School of Social Sciences and Humanities by Lead Rep and oncoming DR Co-President Nathan Ritchie
(Realistically by the time the blog will be up Nathan will already have resumed his role as DR Co-President 😊)
At the beginning of the academic year, the representatives collectively called for an increase in teaching opportunities. In certain departments, we achieved this aim with more opportunities given to a wider range of PGRs in the second semester. We also called for greater transparency of teaching allocation. Speaking with senior management and the administrative team we were able to secure assurances that a form-based system would be introduced across the school. This is a significant step forward to ensure fairness of opportunity in regard to teaching. There have been several new seminars and peer-to-peer networks established this year in the school. The representatives have supported these flourishing networks and been instrumental in their success. One highlight this year was the creation of Heads Together, a peer-to-peer initiative founded by a rep and another colleague. The initiative runs every Tuesday with PGRs coming across the school to discuss a weekly topic. There has been a variety of sessions including dealing with supervisor feedback, how to use NVivo, getting published, mental health support, recruitment and much more. The network has been a welcoming and constructive space for PGRs to discuss a wide variety of issues and has really shown the value of peer-to-peer learning. It has particularly come into its own since the lockdown. It is important that groups like these continue to be supported by our representatives as they are difficult to establish and can prove invaluable to research experience.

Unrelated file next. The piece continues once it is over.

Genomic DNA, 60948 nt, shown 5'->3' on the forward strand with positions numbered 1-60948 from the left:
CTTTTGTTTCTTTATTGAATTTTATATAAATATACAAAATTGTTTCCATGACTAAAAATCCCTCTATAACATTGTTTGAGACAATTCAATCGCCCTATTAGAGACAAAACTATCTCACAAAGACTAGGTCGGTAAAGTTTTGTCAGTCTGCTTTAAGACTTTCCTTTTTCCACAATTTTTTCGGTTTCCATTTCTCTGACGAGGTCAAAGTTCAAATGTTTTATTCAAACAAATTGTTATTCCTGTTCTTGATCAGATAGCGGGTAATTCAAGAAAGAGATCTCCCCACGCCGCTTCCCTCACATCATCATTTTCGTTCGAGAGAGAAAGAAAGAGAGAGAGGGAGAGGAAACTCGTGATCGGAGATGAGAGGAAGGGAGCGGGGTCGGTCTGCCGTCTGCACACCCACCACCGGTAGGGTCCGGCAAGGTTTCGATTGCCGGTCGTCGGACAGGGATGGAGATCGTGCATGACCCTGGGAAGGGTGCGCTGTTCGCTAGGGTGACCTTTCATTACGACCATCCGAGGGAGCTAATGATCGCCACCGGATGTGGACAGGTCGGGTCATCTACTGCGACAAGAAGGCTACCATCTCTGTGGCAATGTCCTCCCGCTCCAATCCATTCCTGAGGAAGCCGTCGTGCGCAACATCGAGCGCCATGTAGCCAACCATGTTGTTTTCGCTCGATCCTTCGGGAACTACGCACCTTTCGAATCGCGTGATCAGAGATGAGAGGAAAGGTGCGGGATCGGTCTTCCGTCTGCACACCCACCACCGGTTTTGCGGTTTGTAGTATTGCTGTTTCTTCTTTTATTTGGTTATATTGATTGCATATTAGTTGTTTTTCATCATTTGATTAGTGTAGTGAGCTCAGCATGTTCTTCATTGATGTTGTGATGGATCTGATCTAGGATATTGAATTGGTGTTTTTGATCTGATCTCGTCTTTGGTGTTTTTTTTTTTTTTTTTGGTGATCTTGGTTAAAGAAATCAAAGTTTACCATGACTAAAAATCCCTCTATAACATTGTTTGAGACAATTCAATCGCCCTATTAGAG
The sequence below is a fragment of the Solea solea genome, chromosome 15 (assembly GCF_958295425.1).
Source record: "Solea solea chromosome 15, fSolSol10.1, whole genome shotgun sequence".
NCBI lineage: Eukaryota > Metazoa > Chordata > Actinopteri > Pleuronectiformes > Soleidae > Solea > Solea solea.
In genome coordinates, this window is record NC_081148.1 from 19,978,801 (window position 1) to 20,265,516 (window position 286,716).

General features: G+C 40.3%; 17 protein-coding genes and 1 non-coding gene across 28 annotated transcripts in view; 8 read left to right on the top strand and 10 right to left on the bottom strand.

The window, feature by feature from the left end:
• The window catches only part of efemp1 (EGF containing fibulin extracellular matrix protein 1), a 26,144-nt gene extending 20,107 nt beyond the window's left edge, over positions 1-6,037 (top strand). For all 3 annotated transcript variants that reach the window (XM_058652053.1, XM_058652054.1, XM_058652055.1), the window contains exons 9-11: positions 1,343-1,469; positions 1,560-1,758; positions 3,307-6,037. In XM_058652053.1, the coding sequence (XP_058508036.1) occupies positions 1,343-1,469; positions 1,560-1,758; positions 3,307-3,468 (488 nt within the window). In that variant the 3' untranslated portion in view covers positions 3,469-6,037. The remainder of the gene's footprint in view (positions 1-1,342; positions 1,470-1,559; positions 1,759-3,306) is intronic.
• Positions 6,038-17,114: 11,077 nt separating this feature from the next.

The representatives responded to issues arising from the Covid-19 crisis by meeting up on a more regular basis and discussing issues within their specific departments. Together the reps have called for clearer and more regular communication from management which we achieved in abundance, managing to secure a Q&A with the Dean and Associate Dean of Research. Three of our representatives also organised a virtual conference providing a space for researchers to present their work to each other. The event was a success and added to a sense of research culture in the school. Virtual pub quizzes and virtual coffee mornings have also been organised by reps to maintain the sense of a community. I have only been able to give a taster of the efforts by our representatives this year. I encourage future reps to contact reps from previous years to discuss the key ongoing issues in the school i.e. the need for school-specific training, mental health support and careers support. Perhaps the most challenging task for future reps is bringing closer together the four departments by building social and research networks across the school. Regardless of the challenges that are on their way in 2020/21, a strong and active representative team is crucial to ensure the voices of PGRs are listened to. I want to say a big thank you to our representative team of 2019/20: Chloe Blackwell, Marlous Van Boldrik, Guy Tallentire, Izzi Sigley, Tasha Kitcher and Lazaros Karavasilis. I also want to say thank you to Sophie Parslow and Rachel Armitage for their contributions. Together we have made a dynamic, vocal, and effective representative team, all managing to raise our game in response to a challenging and unpredictable 2020. Thanks also to staff members for all their support: Brian Jarvis, Marion Arnold, Line Nyhagen, Cristian Tileaga, Ali Bilgic, John Harrison, Deirdre Lombard and Gillian Collard.